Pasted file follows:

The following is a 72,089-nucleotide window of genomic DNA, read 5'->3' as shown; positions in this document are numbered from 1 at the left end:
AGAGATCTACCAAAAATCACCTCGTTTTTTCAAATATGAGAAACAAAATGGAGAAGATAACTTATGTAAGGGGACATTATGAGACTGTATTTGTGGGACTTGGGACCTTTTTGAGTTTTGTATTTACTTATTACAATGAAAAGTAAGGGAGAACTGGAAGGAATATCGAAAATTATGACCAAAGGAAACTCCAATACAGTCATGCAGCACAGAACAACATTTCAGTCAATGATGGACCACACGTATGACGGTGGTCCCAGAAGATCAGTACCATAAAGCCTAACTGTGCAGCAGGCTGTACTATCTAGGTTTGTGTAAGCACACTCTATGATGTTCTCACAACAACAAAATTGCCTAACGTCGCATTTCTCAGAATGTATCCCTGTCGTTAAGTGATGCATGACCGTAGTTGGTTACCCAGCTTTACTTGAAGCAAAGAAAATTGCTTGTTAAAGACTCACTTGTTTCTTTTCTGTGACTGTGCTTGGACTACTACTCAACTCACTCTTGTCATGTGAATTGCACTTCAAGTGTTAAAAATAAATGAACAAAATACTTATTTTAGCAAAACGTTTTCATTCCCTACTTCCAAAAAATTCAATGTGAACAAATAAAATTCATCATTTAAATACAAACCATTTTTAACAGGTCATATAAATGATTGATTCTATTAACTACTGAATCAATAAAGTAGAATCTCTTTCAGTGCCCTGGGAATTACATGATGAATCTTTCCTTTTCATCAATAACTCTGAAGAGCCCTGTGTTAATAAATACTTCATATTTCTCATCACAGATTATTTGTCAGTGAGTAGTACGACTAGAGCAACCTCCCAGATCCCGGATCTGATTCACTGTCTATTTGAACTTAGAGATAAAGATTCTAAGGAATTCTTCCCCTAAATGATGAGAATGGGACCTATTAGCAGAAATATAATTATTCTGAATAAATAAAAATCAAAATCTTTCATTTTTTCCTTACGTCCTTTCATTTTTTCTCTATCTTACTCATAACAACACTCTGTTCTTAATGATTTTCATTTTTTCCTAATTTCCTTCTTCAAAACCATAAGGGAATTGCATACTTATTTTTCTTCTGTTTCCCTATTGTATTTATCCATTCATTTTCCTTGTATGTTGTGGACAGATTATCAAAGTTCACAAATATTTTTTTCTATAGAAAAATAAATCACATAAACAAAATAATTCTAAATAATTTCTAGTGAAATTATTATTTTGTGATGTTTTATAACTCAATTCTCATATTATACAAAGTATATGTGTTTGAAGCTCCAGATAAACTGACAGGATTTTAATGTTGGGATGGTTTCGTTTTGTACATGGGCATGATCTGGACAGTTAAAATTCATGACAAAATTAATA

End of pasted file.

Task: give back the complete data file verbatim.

The following is a 72,089-nucleotide window of genomic DNA, read 5'->3' as shown; positions in this document are numbered from 1 at the left end:
AGAGATCTACCAAAAATCACCTCGTTTTTTCAAATATGAGAAACAAAATGGAGAAGATAACTTATGTAAGGGGACATTATGAGACTGTATTTGTGGGACTTGGGACCTTTTTGAGTTTTGTATTTACTTATTACAATGAAAAGTAAGGGAGAACTGGAAGGAATATCGAAAATTATGACCAAAGGAAACTCCAATACAGTCATGCAGCACAGAACAACATTTCAGTCAATGATGGACCACACGTATGACGGTGGTCCCAGAAGATCAGTACCATAAAGCCTAACTGTGCAGCAGGCTGTACTATCTAGGTTTGTGTAAGCACACTCTATGATGTTCTCACAACAACAAAATTGCCTAACGTCGCATTTCTCAGAATGTATCCCTGTCGTTAAGTGATGCATGACCGTAGTTGGTTACCCAGCTTTACTTGAAGCAAAGAAAATTGCTTGTTAAAGACTCACTTGTTTCTTTTCTGTGACTGTGCTTGGACTACTACTCAACTCACTCTTGTCATGTGAATTGCACTTCAAGTGTTAAAAATAAATGAACAAAATACTTATTTTAGCAAAACGTTTTCATTCCCTACTTCCAAAAAATTCAATGTGAACAAATAAAATTCATCATTTAAATACAAACCATTTTTAACAGGTCATATAAATGATTGATTCTATTAACTACTGAATCAATAAAGTAGAATCTCTTTCAGTGCCCTGGGAATTACATGATGAATCTTTCCTTTTCATCAATAACTCTGAAGAGCCCTGTGTTAATAAATACTTCATATTTCTCATCACAGATTATTTGTCAGTGAGTAGTACGACTAGAGCAACCTCCCAGATCCCGGATCTGATTCACTGTCTATTTGAACTTAGAGATAAAGATTCTAAGGAATTCTTCCCCTAAATGATGAGAATGGGACCTATTAGCAGAAATATAATTATTCTGAATAAATAAAAATCAAAATCTTTCATTTTTTCCTTACGTCCTTTCATTTTTTCTCTATCTTACTCATAACAACACTCTGTTCTTAATGATTTTCATTTTTTCCTAATTTCCTTCTTCAAAACCATAAGGGAATTGCATACTTATTTTTCTTCTGTTTCCCTATTGTATTTATCCATTCATTTTCCTTGTATGTTGTGGACAGATTATCAAAGTTCACAAATATTTTTTTCTATAGAAAAATAAATCACATAAACAAAATAATTCTAAATAATTTCTAGTGAAATTATTATTTTGTGATGTTTTATAACTCAATTCTCATATTATACAAAGTATATGTGTTTGAAGCTCCAGATAAACTGACAGGATTTTAATGTTGGGATGGTTTCGTTTTGTACATGGGCATGATCTGGACAGTTAAAATTCATGACAAAATTAATA